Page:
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Hunker Down with Kes

This is a Story About Titles

By Kesley Colbert
Posted 8/25/20

Dad would say I’m, “chewing my cabbage twice.” But I’ve had enough folks question my intent, meaning, sanity and writing process that I’m going to back up a couple of …

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Hunker Down with Kes

This is a Story About Titles


Dad would say I’m, “chewing my cabbage twice.” But I’ve had enough folks question my intent, meaning, sanity and writing process that I’m going to back up a couple of weeks...

I wrote a rather harmless (and fairly mundane) story about how all of baseball has gone to the “Designated Hitter” rule. To a baseball purist, it was a sad moment for the game….and I said so.

None of the perplexed readers openly objected to the content, the issue for them was the title. “What kind of heading for a baseball story is ‘For Whom the Bell Tolls?’” was the way the polite ones phrased it.

“You goofball,” polite was never Aunt Ruby Nell’s long suit, “baseball doesn’t have anything to do with the title of an Ernest Hemingway novel”

An older couple stopped me and asked if it was some kind of metaphor...or maybe, a hyperbole. “I hope you’re not equating your work with Hemingway” is the way one email put it.

Seeing as how I might have crossed the line with this particular title—I quickly placed the blame on my third grade history class. Miss Belle was forever having us to read one of those Landmark books on some historical giant and write a two page report on it.

Naturally, we had to stand up and read our essay. Pam Collins would clear her throat and say, “The title of my story is ‘George Washington’” and then she would launch into her first paragraph, “This is the story of George Washington. George Washington was born on February 22, 1732. When George Washington was a little boy...”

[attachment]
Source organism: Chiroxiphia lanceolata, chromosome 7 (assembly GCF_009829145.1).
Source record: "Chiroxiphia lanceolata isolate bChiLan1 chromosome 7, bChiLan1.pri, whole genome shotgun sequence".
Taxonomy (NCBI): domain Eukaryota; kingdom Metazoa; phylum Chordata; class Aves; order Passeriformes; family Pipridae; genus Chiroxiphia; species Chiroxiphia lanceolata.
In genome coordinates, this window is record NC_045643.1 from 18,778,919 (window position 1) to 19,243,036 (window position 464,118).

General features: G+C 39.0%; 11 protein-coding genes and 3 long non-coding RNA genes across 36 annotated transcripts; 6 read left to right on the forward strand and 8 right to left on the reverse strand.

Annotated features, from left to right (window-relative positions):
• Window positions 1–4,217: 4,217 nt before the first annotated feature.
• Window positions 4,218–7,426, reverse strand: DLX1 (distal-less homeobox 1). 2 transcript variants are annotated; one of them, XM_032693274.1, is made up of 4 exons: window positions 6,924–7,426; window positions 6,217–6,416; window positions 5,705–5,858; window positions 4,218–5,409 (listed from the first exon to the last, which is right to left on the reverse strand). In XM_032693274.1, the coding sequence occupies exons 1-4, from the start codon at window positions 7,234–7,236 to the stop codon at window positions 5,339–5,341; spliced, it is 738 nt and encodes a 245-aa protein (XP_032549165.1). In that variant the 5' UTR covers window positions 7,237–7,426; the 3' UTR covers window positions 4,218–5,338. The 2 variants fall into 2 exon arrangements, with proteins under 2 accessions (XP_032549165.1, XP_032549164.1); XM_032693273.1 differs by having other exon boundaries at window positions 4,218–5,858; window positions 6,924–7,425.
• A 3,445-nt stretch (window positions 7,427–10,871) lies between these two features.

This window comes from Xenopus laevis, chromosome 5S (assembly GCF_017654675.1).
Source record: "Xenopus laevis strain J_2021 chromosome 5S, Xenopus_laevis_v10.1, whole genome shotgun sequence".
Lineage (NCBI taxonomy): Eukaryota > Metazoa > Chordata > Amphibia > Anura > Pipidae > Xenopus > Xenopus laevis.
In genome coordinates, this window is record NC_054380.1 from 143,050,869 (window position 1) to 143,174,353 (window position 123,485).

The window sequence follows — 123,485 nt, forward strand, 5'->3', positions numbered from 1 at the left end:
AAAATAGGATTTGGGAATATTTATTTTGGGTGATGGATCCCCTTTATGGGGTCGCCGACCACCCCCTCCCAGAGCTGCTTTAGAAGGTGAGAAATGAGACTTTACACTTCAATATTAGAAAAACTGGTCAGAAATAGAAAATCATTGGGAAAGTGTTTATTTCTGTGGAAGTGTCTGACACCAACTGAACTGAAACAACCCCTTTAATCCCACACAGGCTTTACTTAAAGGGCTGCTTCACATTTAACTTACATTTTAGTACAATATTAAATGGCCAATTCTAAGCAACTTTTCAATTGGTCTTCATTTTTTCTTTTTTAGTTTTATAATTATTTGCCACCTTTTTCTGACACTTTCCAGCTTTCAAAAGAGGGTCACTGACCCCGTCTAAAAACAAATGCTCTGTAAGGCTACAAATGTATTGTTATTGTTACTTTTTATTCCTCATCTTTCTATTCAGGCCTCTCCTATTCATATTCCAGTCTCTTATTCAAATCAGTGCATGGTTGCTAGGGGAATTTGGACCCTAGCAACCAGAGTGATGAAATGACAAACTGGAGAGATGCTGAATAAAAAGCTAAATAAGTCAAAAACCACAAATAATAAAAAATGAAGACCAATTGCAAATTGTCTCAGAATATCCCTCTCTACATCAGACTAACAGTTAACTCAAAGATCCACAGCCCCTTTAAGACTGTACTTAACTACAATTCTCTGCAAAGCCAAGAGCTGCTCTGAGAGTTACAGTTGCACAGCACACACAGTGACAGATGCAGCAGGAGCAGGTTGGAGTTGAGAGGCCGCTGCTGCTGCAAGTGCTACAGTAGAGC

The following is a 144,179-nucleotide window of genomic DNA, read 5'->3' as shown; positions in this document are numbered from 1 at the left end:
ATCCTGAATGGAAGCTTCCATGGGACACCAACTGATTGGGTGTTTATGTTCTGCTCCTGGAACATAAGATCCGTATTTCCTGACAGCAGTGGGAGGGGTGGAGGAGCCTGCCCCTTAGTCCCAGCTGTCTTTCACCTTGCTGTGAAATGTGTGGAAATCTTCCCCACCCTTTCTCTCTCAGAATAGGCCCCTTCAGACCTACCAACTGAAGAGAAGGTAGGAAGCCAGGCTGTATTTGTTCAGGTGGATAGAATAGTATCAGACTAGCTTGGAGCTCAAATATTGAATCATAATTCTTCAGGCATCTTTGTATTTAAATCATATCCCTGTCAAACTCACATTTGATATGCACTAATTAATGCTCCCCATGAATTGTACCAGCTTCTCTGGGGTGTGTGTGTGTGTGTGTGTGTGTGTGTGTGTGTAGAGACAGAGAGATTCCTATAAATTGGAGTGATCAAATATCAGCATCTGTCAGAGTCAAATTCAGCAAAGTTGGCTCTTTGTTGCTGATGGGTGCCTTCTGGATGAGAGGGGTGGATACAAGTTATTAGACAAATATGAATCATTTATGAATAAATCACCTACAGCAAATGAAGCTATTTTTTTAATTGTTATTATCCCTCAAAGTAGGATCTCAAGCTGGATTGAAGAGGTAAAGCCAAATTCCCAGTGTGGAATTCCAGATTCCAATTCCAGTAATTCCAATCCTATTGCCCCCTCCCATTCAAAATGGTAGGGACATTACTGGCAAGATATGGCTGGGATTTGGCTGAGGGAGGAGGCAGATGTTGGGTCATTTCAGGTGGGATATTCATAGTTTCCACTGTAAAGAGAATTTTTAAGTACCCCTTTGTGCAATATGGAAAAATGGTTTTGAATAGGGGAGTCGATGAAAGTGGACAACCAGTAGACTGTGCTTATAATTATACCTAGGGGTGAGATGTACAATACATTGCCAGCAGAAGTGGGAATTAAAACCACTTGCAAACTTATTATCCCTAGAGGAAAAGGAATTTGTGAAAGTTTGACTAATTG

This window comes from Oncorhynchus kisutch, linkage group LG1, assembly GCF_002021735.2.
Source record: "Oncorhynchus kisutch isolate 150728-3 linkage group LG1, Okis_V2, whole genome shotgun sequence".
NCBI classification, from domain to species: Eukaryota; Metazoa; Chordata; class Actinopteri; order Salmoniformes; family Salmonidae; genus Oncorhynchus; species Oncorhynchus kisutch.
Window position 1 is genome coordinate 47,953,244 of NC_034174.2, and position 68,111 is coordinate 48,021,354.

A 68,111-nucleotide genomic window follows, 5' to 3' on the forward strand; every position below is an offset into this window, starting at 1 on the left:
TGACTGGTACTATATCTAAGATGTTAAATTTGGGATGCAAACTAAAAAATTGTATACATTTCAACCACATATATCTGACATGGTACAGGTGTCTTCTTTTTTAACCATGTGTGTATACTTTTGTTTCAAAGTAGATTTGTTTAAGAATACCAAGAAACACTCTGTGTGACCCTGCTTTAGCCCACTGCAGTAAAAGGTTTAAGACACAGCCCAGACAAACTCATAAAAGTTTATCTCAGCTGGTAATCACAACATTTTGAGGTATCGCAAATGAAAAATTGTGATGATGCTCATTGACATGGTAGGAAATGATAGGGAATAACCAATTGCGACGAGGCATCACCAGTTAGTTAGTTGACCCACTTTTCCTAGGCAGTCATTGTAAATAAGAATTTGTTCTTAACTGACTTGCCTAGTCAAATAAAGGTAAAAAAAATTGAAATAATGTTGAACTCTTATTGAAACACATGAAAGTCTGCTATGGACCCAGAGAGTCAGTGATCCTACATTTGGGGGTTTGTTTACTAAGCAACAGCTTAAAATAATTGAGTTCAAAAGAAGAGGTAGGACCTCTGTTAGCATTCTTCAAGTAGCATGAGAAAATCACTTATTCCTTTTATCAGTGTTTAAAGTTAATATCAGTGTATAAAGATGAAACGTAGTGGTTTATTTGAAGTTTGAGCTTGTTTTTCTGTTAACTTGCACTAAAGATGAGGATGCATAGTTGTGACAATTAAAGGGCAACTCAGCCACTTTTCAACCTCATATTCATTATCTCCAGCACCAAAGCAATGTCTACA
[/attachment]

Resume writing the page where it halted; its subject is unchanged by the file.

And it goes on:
Listen, I didn’t know my elbow from a hot rock in 1955, but I knew there were too many Georges in this story already. I also didn’t know words like redundant and superfluous at that tender age, but I was sure feeling them!

And then Kenny Butler rose and reported on David Crockett, David Crockett, David Crockett.

There has to be a better way! A more inventive way to introduce what you are about to say. You don’t need to reveal the whole thought in the title and then repeat it sixteen more times before you sit down. Of course, it didn’t really matter to me, if I could just graduate from the third grade, I was absolutely never going to write another essay, story, paper, thesis…..as long as I lived!

I certainly wasn’t ever going to read anything beyond the sports pages. Then titles like “Bad Day at Black Rock”, “To Kill a Mockingbird”, “One Flew Over the Cuckoo’s Nest” and “Gone with the Wind” caught my eye.

Hey, a good title can make you think...or at least get you to read the first sentence or two.

The guy who really understood the “title” game was Will Rogers. He went on a two month tour of Russia in 1926. For a bashful Oklahoma kid you can imagine his surprise when he saw all the local folks swimming completely in the nude! He immediately came home and wrote a book he entitled, “There’s Not a Bathing Suit in Russia, And Other Bare Facts.”

Will thought the whole idea of Communism was based on “propaganda and blood.” He wrote, “What they need in their government is more of a sense of humor, and less of a sense of revenge.” Oh, and about the swimmers, he said, “While I didn’t see all of the country, I got to see all of some Russians.”

Ernest Hemingway wasn’t so bad in the “title” business himself. “The Snows of Kilimanjaro”, “The Old Man and the Sea” and “A Moveable Feast” are perfect examples of interesting monikers.

But Hemingway was not the original author (sorry Ruby Nell) of the “For Whom the Bell Tolls” line. An English writer named John Donne beat him to it by some 300 years! Donne’s poem by that name, a 14 line sonnet that doesn’t rhyme at times or sound like anything Shakespeare penned, focused on the nature of death and its connection between all human beings.

The bells, in Donne’s thinking and poem, tolled to announce the funeral of a lately departed villager. It was the death march.

I borrowed (or stole if you prefer) the line from Donne to express my strong feeling that the universal DH rule was tolling the death march of baseball as I had grown up knowing it.

It made perfect sense to me. Plus, I couldn’t think of anything else. You’d be amazed at the number of titles in this writing business that are derived out of sheer desperation.

I meant no harm to Mr. Hemingway, Miss Belle, Pam Collins, John Donne or baseball in general...




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